Newly-appointed U.S. envoy to Taiwan pledges to help the island with self-defence as threats from China loom

The U.S., like most countries, does not recognize Taiwan as a country. But it's the island's main partner and is bound by U.S. laws to provide it with the means to defend itself

Updated - July 10, 2024 01:36 pm IST

Published - July 10, 2024 12:07 pm IST - Taipei (Taiwan)

Taiwan’s President William Lai Ching-te, right pose for photos with American Institute in Taiwan’s (AIT) director Greene F. Raymond in Taipei, Taiwan on July 10, 2024.

Taiwan’s President William Lai Ching-te, right pose for photos with American Institute in Taiwan’s (AIT) director Greene F. Raymond in Taipei, Taiwan on July 10, 2024. | Photo Credit: AP

The United States' new top envoy to Taiwan promised on July 10 that Washington will help the self-ruled island defend itself as China ramps up its military threats.

Raymond Greene, who assumed his new role as director of the American Institute in Taiwan on July 8, met with Taiwanese President Lai Ching-te.

“First of all, and the most important thing, the U.S. will strongly support Taiwan's self-defense capabilities,” Mr. Greene said. “We both have common and long-term interests in peace and stability over the Taiwan Strait.”

Also Read: Where do China-Taiwan relations stand? | Explained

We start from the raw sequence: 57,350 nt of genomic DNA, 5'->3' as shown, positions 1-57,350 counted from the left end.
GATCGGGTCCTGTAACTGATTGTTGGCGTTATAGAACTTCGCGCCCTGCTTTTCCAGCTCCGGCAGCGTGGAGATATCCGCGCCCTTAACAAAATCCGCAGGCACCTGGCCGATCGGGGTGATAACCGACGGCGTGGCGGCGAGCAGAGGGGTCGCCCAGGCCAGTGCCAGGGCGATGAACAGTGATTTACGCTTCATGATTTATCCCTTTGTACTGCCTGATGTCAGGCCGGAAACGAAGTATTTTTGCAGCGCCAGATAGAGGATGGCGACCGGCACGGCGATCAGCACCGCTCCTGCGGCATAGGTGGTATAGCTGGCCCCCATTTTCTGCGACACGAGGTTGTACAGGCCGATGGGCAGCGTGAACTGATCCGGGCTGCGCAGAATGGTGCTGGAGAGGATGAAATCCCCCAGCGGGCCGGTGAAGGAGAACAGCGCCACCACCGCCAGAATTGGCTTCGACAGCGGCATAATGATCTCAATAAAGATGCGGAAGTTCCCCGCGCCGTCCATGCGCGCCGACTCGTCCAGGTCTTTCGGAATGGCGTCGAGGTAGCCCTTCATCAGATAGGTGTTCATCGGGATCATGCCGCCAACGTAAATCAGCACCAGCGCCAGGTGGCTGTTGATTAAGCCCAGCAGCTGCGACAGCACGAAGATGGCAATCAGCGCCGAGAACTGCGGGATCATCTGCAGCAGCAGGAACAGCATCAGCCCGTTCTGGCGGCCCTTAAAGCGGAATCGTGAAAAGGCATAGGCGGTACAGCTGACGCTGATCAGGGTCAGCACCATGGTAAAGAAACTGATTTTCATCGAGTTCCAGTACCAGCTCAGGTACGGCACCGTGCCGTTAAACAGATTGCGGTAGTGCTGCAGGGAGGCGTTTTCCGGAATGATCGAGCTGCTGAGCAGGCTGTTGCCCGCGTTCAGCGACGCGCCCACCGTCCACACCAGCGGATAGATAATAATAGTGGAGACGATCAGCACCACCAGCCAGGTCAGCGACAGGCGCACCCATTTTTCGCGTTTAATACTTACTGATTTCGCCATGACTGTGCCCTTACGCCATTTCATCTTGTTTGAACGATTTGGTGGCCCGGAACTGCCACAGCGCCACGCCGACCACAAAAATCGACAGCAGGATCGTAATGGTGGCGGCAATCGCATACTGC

Mr. Lai said Taiwan will strive to maintain the status quo with Beijing, which claims the island democracy of 23 million people as its own territory, to be reclaimed by force if necessary.

Taiwan's Defense Ministry also said Wednesday it detected 36 Chinese military jets, including J-16 fighters and H-6 bombers, flying south and southeast of the island and headed into the Western Pacific to carry out drills with China's Shandong aircraft carrier.

The U.S., like most countries, does not recognize Taiwan as a country. But it's the island's main partner and is bound by U.S. laws to provide it with the means to defend itself. Less than a month ago, the U.S. State Department approved the sale to Taiwan of missiles and drones for an estimated $360 million.

In April, the House of Representatives approved an $8 billion military aid package for Taiwan.

“Taiwan and the U.S. are solid partners to each other who strive to maintain regional peace and stability,” Mr. Lai said Wednesday.

The Chinese government didn't immediately comment on the meeting.

Also Read:Preventing a China-Taiwan conflict

The American Institute in Taiwan functions as a de facto embassy. Taipei also operates an Economic and Cultural Representative Office in the U.S. and similar de facto embassies in other countries.

China has ramped up its military pressure against the island since Lai took office in May. Beijing sees Lai as a separatist and refuses to speak with him.

In late June, Beijing threatened to hunt down and execute “hardcore” Taiwan independence supporters. In response, Taipei urged its citizens to avoid traveling to China and the semi-autonomous Chinese territories of Hong Kong and Macao.

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